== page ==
Thursday, February 11, 2016

The Roving Tree, by Elsie Augustave

Elsie Augustave's debut novel, The Roving Tree, explores multiple themes: separation and loss, rootlessness, the impact of class privilege and color consciousness, and the search for cultural identity. The central character, Iris Odys, is the offspring of Hagathe, a Haitian maid, and Brahami, a French-educated mulatto father who cares little about his child.

Hagathe, who had always dreamt of a better life for her child, is presented with the perfect opportunity when Iris is five years old. Adopted by a white American couple, an anthropologist and art gallery owner, Iris is transported from her tiny remote Haitian village, Monn Neg, to an American suburb.

The Roving Tree illuminates how imperfectly assimilated adoptees struggle to remember their original voices and recapture their personal histories and cultural legacy. Set between two worlds, suburban America and Haiti under the oppressive regime of Papa Doc's Tanton Macoutes, the novel offers a unique literary glimpse into the deeply entrenched class discrimination and political repression of Haiti during the Duvalier era, along with the subtle but nonetheless dangerous effects of American racism.

Told from beyond the grave, Iris seamlessly shares her poignant and pivotal life experiences. The Roving Tree, underscored by the spiritual wisdom of Haitian griots, offers insightful revelations of the importance of significant relationships with family and friends. Years later, we see how these elements are transformative to Iris's intense love affair, and her personal and professional growth. Universal truths resonate beyond the pages of this work.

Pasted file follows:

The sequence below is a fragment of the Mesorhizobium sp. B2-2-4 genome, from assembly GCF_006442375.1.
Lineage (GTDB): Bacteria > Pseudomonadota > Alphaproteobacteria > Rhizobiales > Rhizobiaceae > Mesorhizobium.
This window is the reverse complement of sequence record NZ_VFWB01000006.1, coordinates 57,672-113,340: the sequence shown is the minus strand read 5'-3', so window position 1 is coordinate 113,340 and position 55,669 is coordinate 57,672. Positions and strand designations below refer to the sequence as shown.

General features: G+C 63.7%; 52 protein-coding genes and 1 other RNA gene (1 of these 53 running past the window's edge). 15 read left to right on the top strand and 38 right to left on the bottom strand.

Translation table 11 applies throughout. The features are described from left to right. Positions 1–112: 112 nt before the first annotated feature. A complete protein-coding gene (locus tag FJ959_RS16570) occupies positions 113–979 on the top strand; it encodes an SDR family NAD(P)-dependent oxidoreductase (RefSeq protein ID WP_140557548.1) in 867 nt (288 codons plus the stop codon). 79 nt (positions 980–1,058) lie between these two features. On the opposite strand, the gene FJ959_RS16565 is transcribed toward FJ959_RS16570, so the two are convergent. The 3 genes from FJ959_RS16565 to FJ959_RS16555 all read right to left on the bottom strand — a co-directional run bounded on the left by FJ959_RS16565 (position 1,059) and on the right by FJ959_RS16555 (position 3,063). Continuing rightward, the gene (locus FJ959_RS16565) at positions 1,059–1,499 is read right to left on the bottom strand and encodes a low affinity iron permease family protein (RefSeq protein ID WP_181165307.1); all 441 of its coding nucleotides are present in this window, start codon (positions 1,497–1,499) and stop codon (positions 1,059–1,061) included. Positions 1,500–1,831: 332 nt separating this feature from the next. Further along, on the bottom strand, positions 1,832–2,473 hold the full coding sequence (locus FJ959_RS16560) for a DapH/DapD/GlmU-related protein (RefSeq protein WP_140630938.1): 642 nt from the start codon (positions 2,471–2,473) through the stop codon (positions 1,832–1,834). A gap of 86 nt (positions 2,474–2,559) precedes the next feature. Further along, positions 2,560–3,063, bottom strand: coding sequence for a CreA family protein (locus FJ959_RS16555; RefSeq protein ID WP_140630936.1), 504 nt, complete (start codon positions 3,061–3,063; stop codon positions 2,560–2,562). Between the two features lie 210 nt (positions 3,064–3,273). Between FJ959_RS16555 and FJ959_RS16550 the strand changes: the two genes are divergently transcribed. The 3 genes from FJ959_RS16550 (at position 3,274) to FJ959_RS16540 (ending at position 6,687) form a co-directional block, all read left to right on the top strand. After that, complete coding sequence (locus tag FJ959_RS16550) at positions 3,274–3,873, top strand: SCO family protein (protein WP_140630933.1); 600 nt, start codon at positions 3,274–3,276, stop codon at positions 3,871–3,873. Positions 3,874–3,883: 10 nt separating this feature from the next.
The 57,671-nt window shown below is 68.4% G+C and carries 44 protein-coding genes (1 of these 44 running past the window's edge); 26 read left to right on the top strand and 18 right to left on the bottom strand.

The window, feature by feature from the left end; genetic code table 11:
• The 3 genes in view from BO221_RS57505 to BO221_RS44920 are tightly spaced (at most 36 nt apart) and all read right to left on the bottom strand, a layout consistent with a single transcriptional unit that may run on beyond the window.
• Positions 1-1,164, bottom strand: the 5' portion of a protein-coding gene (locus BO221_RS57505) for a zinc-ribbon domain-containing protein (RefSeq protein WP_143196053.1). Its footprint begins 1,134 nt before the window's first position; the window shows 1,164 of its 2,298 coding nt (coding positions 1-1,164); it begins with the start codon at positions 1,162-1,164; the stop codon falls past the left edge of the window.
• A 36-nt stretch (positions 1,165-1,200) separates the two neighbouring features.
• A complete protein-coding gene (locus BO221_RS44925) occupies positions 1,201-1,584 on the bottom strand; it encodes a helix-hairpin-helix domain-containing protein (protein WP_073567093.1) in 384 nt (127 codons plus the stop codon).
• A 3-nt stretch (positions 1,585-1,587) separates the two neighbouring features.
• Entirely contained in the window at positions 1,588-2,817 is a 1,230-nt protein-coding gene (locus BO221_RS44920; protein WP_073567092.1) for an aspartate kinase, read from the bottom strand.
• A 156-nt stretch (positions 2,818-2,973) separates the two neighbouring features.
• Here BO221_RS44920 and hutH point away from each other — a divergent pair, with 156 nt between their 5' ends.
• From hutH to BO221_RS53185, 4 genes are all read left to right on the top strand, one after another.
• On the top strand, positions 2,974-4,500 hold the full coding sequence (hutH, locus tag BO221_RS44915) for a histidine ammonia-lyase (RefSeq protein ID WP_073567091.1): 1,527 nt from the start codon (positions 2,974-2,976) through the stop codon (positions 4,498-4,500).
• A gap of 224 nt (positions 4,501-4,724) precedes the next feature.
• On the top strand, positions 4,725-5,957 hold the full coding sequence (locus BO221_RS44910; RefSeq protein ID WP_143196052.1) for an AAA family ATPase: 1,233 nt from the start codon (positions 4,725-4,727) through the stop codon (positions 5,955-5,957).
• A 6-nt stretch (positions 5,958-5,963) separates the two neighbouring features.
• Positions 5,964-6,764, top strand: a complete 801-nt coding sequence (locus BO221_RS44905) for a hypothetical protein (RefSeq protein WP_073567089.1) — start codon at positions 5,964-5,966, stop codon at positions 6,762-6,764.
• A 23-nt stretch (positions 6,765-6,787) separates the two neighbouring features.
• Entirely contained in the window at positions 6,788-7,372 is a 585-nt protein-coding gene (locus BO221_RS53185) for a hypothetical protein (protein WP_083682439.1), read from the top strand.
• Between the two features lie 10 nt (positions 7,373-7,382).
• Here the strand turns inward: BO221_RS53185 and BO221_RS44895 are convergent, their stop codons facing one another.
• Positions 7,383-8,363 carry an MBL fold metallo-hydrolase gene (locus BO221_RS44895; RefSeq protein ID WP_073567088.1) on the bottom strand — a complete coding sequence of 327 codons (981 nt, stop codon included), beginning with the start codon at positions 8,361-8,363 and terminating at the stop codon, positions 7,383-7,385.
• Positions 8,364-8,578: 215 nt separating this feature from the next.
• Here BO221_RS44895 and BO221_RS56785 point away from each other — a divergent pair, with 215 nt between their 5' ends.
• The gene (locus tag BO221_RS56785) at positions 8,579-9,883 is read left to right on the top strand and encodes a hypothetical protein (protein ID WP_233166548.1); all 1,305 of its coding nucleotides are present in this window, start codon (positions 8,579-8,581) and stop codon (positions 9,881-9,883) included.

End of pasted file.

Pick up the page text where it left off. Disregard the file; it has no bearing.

Product Details

  • Paperback: 300 pages
  • Publisher: OpenLens (May 7, 2013)
  • Language: English
  • ISBN-10: 1617751650
  • ISBN-13: 978-1617751653

Biography

Elsie Augustave was born in Haiti and is a graduate of Middlebury College and Howard University with degrees in foreign language and literature. Her dedication to excellence in her field has been acknowledged through numerous international grants for continued studies allowing her to pursue her passion for culture in Senegal and France as a Fulbright Scholar. Among her many accomplishments, Augustave choreographed Elima Ngando, a major production for the prestigious National Dance Theater of Zaire, now the Democratic Republic of Congo. Augustave currently teaches French and Spanish at the renowned Stuyvesant High School in New York City, and is also a consultant for the College Board.



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